Anyway, yes, I would be interested in knowing what a good license to use would be, since I support the GPLv3’s attempts to meet the challenges and innovations of the modern age but show great concern over its hardware power grab. Of course, the Open Source Development Lab, Linus’s employer, is not a legal organization and I’m not sure any organization save the FSF has the know-how and ability to develop a license as thorough and robust as the GPL. I guess I could use a dual license, two versions of the GPLv3, one with an exception (“don’t lock down your hardware” removed, while “don’t sue your users” stays), one without, to ensure that people are able to use my code in their own projects. But I guess what I’d love to see most is a Linux License that embodies the ideals of the greater Linux community, of freedom and protecting code from privatization, and ensuring that knowledge stay open and shared, and digging into every complicated legal grotto that the GPLv3 does, without any chilling power grabs. I’m a firm believer in copyleft, of requring that derivative works be released under the same license, because of how much it helps and has helped open-source development. I simply believe that Stallman’s fundamentalism has gotten out of hand and is in need of temperance, and in its absence, we may wish to consider going it alone.

“Me, I just don’t care about proprietary software. It’s not ‘evil’ or ‘immoral,’ it just doesn’t matter. I think that Open Source can do better, and I’m willing to put my money where my mouth is by working on Open Source, but it’s not a crusade — it’s just a superior way of working together and generating code.It’s superior because it’s a lot more fun and because it makes cooperation much easier (no silly NDAs or artificial barriers to innovation like in a proprietary setting), and I think Open Source is the right thing to do the same way I believe science is better than alchemy. Like science, Open Source allows people to build on a solid base of previous knowledge, without some silly hiding.

But I don’t think you need to think that alchemy is ‘evil.’ It’s just pointless because you can obviously never do as well in a closed environment as you can with open scientific methods.”

–Linus Torvalds (source above)

July 11, 2007

Winds of change

Filed under: environment, new jersey, us, wind power — Tina Russell @ 2:29 pm

Everybody’s angry about the noise of this guy’s windmill in his backyard in New Jersey.

Now, I don’t know… I hear ambient noise of just about everything in my house. The fridge, the furnace, the air conditioning, the fan, the computers and their fans (which I hear all through the night)… I should tell you that, when my parents left the house for a week (I’m twenty and live with my parents, or at least I will for a bit longer), I turned off their computer–which is in the dead center of the house–and quickly realized how completely eerie it was not to hear its fan. I mean, it sounds enlightening–the noise of a heathen Windows box give way to an aura of silence–but instead, it was actually terrifying. Counterintuitive as it may be, I turned it back on just for the purpose of the ambient noise. Otherwise, I was going to freak out, like Bill Gates in a black cloak would sneak up behind me and say, “It looks like you’re trying to write a letter, bitch!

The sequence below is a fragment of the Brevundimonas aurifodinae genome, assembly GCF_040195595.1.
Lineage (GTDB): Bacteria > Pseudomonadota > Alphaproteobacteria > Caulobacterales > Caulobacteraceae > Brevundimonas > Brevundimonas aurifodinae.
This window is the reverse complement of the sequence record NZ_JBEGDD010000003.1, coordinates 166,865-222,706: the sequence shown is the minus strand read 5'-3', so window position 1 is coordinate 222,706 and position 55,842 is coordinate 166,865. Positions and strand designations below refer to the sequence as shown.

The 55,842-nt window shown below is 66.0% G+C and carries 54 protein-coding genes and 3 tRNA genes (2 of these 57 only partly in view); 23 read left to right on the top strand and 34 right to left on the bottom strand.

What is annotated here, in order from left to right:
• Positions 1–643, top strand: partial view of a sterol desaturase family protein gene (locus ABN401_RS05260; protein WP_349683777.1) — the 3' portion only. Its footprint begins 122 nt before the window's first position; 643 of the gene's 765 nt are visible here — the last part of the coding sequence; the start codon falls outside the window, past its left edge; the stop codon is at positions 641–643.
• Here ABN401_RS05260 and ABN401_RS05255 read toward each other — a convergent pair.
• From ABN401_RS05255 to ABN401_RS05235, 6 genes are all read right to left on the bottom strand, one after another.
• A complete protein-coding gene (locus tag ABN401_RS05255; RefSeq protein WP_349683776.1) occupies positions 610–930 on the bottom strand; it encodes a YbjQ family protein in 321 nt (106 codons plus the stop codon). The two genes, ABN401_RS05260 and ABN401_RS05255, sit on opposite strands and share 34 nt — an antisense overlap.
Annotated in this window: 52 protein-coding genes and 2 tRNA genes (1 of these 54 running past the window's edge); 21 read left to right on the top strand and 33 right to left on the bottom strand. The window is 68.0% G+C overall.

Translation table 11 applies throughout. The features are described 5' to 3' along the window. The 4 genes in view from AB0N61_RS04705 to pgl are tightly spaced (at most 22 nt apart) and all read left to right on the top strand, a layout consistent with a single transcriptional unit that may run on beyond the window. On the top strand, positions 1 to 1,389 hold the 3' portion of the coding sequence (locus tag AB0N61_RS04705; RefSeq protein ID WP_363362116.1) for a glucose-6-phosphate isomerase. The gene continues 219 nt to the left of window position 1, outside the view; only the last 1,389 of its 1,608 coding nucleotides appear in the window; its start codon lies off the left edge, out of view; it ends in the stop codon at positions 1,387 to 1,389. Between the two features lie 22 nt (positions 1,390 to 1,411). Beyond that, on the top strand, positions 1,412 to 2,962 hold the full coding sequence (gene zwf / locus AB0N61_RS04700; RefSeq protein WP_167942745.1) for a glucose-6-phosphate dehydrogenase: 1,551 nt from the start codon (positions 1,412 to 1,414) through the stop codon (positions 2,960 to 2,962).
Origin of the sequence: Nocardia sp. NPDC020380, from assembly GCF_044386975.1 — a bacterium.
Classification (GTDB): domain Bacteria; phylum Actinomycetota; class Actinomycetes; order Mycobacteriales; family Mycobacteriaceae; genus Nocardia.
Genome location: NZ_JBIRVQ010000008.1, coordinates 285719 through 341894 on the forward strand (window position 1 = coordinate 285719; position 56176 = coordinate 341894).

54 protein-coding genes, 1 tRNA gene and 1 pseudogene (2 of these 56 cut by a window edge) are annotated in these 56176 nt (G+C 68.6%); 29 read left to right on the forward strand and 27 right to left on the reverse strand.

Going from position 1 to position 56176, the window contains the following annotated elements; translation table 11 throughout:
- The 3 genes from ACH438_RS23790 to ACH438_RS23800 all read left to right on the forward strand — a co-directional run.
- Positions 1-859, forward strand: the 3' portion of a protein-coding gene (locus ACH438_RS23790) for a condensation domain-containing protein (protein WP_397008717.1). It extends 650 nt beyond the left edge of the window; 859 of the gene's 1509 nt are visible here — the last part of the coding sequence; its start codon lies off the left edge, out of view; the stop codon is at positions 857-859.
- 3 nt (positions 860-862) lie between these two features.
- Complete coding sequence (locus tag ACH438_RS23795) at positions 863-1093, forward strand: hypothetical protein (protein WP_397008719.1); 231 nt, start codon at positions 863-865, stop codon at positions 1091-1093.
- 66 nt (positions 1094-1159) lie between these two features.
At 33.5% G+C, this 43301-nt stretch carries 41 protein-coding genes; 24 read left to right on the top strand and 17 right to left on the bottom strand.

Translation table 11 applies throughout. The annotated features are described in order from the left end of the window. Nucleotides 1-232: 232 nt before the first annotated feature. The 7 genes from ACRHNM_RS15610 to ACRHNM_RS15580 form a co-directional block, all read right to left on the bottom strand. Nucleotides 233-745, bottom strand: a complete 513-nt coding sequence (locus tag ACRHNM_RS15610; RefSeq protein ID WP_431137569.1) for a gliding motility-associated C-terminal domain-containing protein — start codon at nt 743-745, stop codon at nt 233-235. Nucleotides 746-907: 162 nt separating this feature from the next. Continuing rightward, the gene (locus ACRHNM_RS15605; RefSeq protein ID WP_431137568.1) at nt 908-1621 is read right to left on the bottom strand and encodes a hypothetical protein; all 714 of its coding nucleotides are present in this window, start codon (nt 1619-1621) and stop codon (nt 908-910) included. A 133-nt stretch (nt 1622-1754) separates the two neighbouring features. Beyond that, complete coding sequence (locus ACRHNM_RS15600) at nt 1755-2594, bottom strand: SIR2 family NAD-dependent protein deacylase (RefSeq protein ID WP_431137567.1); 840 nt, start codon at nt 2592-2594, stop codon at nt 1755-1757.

So I think ambient noise is pretty relative. If anything, we should be distracted by the crime of all the people who die each year from air pollution, all the windpower in the world that goes untapped, and the power barons (quite literally) who have our personal finances–and the governments–by the genitals with their supply of the power that we depend on. So, I mean… if the noise were more like an aircraft taking off, or an LA freeway, I would say that windmill is ahead of its time. As it stands, there’s so much ambient noise in anybody’s house I hardly think something to generate clean power should be a problem. The NYT says it’s about the level of “light traffic, or a noisy refridgerator.” I’d say that’s the noise of freedom, and that kind of damn-the-system innovation ought to be supported, not punished.

The Man Behind the Mosque

Filed under: pakistan, us — Tina Russell @ 1:59 pm

The smoke has cleared, scores are dead, and Gen. Pervez Musharraf of Pakistan scores another meaningless, Phyrric victory as the Red Mosque crisis ends.

First, %&#@^! the militants. They all seemed like jerkwads, anyway. Trying to impose conservative Islamic law on the nation and issuing fatwas for bear hugs, they seemed like huge idiots to me. I hate it when people issue circular argumments for why everybody should live a certain way. Because it’s Islamic law! Well, everybody has their own interpretation of that… we all talk endlessly about our “Judeo-Christian values” here in the States, but I don’t know when the last time someone was put to death for working on the Sabbath was, for instance (although we continue the practice of male circumcision–a decree that God mercifully put forth in the Torah to replace the previous practice of child sacrifice–and male circumcision has no place in a society not completely riddled with AIDS). I think it’s dumb that these people would issue fatwas left and right and try to reduce people’s personal freedoms. But also, they make me wanna cry because I know I’m the sort that doesn’t fit in, the kind of people they’d go after and declare a demon prostitute and enemy of Islam or something, and that just makes me pout. I bet some of the people they issue fatwas against, I’d feel like they’re my sisters if I ever met them, I bet. So, it all just makes me sad.